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Tribal Accreditation Readiness Guidebook and Roadmap

Tribal Accreditation Readiness Guidebook and Roadmap

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Tribal Accreditation Readiness Guidebook and Roadmap

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  1. Tribal Accreditation Readiness Guidebook and Roadmap June 12, 2013 NNPHI Open Forum Aleena M. Hernandez, MPH Apryl Krause, ND, MPH

  2. TARGET Project: Tribal Accreditation Readiness through Guidance, Education and Technical Assistance Red Star Innovations Inter Tribal Council of Arizona, Inc. California Rural Indian Health Board Tribal Epidemiology Center Institute for Wisconsin’s Health, Inc. Support for this project was provided by a grant from the Robert Wood Johnson Foundation

  3. Objectives • Have a basic understanding of accreditation and its benefits • Provide an overview of the Tribal Public Health Accreditation Guidebook and Roadmap • Including its development • Discuss the early stages of readiness for accreditation

  4. Workshop Participants We recommend that participants be: • Familiar with public health accreditation • Eligibility requirements • Accreditation Process • PHAB standards and measures • If accreditation is new, we recommend you view the PHAB Online Orientation in addition to this webinar at • This webinar will be recorded and available online at

  5. What is Public Health Accreditation? • Measurement of Tribal, state and local health department performance based on a set of national standards • Issuance of recognition of achievement by a nationally recognized entity • Supports continuous quality improvement in public health performance

  6. Public Health Accreditation Board PHAB: Non-profit, non-governmental organization dedicated to advancing continuous quality improvement of Tribal, state, local and territorial public health departments. • Accrediting body for national public health accreditation. Vision: a high performing governmental public health system that will make us a healthier nation.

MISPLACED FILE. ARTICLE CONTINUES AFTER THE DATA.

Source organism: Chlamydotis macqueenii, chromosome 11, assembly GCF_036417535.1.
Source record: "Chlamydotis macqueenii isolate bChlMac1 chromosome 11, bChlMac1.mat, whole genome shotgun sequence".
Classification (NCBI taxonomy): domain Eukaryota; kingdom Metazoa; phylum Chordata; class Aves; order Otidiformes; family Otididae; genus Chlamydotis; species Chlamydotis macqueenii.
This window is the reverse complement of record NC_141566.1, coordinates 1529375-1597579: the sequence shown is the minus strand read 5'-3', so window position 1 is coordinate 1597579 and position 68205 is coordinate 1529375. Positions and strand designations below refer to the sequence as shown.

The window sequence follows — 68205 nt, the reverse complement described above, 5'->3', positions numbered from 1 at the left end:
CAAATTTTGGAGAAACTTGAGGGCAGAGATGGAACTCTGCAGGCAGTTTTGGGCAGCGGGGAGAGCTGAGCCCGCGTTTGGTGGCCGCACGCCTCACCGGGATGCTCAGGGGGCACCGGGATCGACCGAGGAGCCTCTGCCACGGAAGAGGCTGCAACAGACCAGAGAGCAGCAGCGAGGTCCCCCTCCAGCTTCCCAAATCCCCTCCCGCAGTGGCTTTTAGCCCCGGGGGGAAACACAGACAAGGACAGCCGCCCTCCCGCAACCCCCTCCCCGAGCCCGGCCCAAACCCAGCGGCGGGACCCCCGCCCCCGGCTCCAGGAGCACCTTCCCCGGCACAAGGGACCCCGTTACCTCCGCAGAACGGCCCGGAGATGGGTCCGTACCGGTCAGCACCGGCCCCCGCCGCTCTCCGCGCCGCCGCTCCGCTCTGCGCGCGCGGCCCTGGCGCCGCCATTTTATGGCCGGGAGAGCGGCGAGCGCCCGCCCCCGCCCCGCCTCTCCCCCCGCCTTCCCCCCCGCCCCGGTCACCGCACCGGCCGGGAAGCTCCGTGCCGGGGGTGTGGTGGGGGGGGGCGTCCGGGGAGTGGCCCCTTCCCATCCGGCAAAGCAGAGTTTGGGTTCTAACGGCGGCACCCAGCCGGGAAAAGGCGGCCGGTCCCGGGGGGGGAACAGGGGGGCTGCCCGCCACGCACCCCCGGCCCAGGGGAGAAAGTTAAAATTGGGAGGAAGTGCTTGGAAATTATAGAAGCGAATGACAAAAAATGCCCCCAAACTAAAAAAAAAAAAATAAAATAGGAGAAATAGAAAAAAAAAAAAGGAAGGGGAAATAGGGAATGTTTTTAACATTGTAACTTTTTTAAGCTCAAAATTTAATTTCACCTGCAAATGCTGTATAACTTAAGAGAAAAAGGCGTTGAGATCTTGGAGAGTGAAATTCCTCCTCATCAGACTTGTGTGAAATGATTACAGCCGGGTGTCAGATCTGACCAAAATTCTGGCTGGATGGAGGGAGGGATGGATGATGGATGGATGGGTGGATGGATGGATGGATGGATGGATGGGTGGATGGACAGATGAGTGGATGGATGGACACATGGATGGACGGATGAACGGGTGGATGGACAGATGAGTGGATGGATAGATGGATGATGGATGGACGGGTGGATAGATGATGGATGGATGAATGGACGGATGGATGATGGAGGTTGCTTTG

7. 10 Essential Public Health Services (

  8. Monitor health status Diagnose and investigate health problems Inform, educate and empower people Mobilize communities to address health problems Develop policies and plans Enforce laws and regulations Link people to needed health services Assure a competent workforce Evaluate health services Conduct research for new innovations The Essential Public Health Services

  9. PHAB Standards and Measures v1.0 • Based on the public health functions set forth in the 10 Essential Public Health Services and Core Functions ( • 12 Domains • Each domain has a set of standards and measures • Required documentation for each measure

  10. Tribal Public Health Systems

  11. Tribal Public Health Infrastructure

  12. Benefits and Opportunities • Strengthen self-determination • Identify and act upon improvement opportunities • High performance and quality improvement • Strengthen leadership and employee performance • Build stronger partnerships and increase communication and collaboration • Recognition, validation and accountability • Potential increased access to resources • It’s about communities

  13. PHAB Resource Documents • Seven Steps to Accreditation • Guide to Accreditation • Standards and Measures 1.0 • Other Accreditation Materials • Glossary 1.0 • Readiness Checklists • Statement of Intent and Application information

  14. Readiness Checklists: Preparation Planning and Process

  15. Readiness Checklists Readiness Checklists are divided into four sections: • Initial Checklist – eligibility and support • Prerequisite Checklist – 3 prerequisites are current and complete • Process Readiness Checklist – recommended processes in place to support accreditation • Organizational Checklist – accreditation preparation tasks

  16. Initial Checklist • Is the health department eligible? • Statutory authority to promote and protect health • Do you have support from: • Health Department Director? • Appointing Authority of the Health Department Director? • Board of Health or other governing entity? • Has the Director considered the cost of apply and budget implications? • Have HD staff reviewed the 10 Essential Public Health Services and determined the HD is providing all 10?